MARY’S: When you’re taking something to the band, opening yourself up for this kind of criticism, can it get quite cut-throat?

SHANNON: There have been some songs where we’ve been at a standstill. Like there’s this song on ‘Year Of The Spider’ that Will and I did not like, but Cody liked it fine. Our issue was with a lyrical thing. But everyone else we showed it to—our label, our management, our booking agent, the producer—they were all crazy about this song. I’m sure I could’ve had my way and said ‘no it’s not going on the album’ but I’m not really like that. If I feel really strongly about something, later I’ll feel completely different about it. I feel like I judge my closest friends really harshly at first, then at some point I get really humbled and realise this person is amazing. It can be the same with a song. So I’ve come around to this song, but Will hasn’t.

MARY’S: What song was it, can I ask?

SHANNON: Yeah, it was ‘Flowers Will Return’.

MARY’S: Right. Do you play it live?

SHANNON: Nope. Maybe one day when we’re all on the same page. But generally we’re in agreement. Sometimes something happens where someone loves their part but I’m not feeling my bass line or vocal performance. They’ll be saying ‘we should play this song!’ and I’m like ‘no, maybe we should give this one a break’. We have moments like that, but generally we’re on the same page.

MARY’S: Yeah, well with a band like Shannon & The Clams, which feels like it’s got such a strong direction, was it hard to find people who shared that vision? Or was it a matter of you having the vision and conveying it in a way others could understand?

SHANNON: Yeah it took awhile to get to that place. I’m self-taught and didn’t start playing or singing until I was 25. I had no language to explain what I wanted. When I first started playing I was a solo act, playing bass at open mic nights, because I needed some kind of catharsis. I was having a hard time. None of my peers would be at these open mic nights, it was just my own weird thing that I was doing. Before he was in the band, Cody asked me to play a house party and I was too shy to do it by myself, so I assembled a band. I had no self esteem. I didn’t know how to tell them what I wanted. The first Clam—and we’re still friends—he didn’t get it. He hated oldies. He didn’t like punk but loved Sonic Youth. So what he played was very Sonic Youth and his contributions were very arty indie-rock. He didn’t get my perspective and I didn’t know how to explain it. Then we had a drummer who also didn’t get it. It worked for the first few shows, but our personalities were very different. People kept encouraging me to listen to Cody play guitar. I went over to Cody’s house and I heard him playing one of my songs, and I thought ‘he gets it. This guy gets it!’ It was very surfy but very ghosty, like Joe Meek or Phil Spector. It was exactly what I wanted. It took a few years to figure out how to explain myself with words, and I still have a hard time, but I feel like now I’m playing with people who totally get it. And Dan Auerbach, who produced the last two albums, totally gets it.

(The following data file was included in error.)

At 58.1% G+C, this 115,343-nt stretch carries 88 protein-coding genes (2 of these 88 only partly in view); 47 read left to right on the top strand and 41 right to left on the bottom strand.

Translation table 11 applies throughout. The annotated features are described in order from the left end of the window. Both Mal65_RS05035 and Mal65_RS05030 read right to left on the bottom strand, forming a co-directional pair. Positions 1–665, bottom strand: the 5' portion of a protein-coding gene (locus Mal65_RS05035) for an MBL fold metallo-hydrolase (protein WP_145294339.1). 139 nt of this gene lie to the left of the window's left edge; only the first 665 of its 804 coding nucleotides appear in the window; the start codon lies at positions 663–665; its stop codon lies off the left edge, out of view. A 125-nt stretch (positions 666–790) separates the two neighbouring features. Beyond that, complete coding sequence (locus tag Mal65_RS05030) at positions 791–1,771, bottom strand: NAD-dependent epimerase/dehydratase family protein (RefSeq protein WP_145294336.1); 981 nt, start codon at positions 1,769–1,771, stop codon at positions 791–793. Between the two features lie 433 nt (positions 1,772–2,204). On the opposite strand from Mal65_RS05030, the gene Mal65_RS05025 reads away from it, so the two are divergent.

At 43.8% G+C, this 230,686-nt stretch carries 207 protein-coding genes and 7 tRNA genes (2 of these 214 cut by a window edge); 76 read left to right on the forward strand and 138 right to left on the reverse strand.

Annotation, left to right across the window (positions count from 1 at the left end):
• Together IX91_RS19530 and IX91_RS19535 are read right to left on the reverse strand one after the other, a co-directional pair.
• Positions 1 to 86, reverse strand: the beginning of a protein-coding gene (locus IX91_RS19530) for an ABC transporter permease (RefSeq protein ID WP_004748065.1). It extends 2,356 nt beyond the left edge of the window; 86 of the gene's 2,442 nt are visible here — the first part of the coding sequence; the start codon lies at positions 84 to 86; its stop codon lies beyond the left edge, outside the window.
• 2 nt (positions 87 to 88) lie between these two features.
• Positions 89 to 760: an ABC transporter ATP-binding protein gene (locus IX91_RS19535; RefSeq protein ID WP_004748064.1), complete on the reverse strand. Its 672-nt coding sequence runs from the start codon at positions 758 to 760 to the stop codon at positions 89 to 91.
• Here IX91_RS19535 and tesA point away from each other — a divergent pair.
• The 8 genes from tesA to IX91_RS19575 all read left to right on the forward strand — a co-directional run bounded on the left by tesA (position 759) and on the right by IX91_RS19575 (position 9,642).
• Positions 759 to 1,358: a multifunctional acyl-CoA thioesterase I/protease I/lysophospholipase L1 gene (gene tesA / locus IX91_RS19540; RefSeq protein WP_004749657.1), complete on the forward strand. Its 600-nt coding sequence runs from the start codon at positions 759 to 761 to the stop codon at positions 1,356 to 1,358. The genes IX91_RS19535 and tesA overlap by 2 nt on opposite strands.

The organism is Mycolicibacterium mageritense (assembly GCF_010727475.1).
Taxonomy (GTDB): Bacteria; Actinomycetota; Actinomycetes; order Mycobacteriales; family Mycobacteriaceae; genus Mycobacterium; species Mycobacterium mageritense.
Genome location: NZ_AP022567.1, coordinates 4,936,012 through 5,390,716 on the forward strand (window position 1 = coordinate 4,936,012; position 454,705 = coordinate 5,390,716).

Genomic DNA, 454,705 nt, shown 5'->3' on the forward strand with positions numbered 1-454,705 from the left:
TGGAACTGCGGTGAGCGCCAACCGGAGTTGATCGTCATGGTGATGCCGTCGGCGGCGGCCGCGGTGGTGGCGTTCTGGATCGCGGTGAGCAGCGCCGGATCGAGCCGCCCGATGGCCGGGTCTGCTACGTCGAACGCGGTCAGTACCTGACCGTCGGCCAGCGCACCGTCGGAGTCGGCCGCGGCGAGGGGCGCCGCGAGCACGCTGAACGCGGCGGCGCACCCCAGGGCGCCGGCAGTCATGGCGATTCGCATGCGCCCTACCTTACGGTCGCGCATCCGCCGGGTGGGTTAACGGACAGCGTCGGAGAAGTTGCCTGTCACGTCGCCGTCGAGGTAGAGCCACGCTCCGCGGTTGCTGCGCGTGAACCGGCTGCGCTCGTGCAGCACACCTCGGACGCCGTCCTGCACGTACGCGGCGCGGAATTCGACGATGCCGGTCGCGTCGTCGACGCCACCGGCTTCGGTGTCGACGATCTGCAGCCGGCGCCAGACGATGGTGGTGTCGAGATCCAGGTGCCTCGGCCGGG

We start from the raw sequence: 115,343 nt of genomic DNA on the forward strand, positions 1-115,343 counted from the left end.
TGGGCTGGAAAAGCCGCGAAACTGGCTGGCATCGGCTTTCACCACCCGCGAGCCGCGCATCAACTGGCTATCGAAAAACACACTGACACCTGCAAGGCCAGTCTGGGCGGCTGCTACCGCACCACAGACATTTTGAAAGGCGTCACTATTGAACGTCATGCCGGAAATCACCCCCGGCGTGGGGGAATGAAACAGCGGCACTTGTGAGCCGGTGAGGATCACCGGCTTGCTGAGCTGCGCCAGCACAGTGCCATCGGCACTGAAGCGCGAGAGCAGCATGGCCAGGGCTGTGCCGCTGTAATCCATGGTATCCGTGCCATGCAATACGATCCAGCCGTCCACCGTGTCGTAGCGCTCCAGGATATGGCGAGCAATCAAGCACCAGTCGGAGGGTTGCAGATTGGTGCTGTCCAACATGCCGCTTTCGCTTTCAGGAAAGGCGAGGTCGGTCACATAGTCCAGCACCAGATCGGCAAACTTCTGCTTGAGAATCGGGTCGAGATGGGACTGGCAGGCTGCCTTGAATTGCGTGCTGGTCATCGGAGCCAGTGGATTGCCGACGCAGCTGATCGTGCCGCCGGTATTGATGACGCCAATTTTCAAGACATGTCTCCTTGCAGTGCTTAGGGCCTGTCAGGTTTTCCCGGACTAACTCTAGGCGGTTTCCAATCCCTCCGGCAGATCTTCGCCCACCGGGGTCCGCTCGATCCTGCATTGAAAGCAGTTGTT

MARY’S: I’m always blown away by Cody’s guitar playing every time I listen to the records. It’s so good. Do you two have similar tastes, or does it vary a bit?

SHANNON: Our tastes do differ. I find that I get invested in a genre. I get completely obsessed with it. Whereas Cody… we’re just really different. I work really slowly, he works smarter not harder, I work harder not smarter. He’s constantly finding new stuff and getting inspired by new things that I don’t get. He’s really into Philip Glass and these Japanese composers from the 80s and Giorgio Moroder. He’s shown me things that I never would’ve found and didn’t know I would like. We’re all into slightly different stuff, but we do have a lot in common. We all love doo-wop. Will wasn’t really a punk person. He’s always been more into soul and motown and oldies. He’s like the biggest Rolling Stones fan ever, and not really a big punk person. But he still gets what we’re going for.

MARY’S: Who were some of the more left-of-field artists that inspired the new album?

SHANNON: Well, I don’t know if this would be considered left-of-field, but I’ve been really obsessed with Dion. Are you familiar with Dion?

MARY’S: Can’t say I am, no.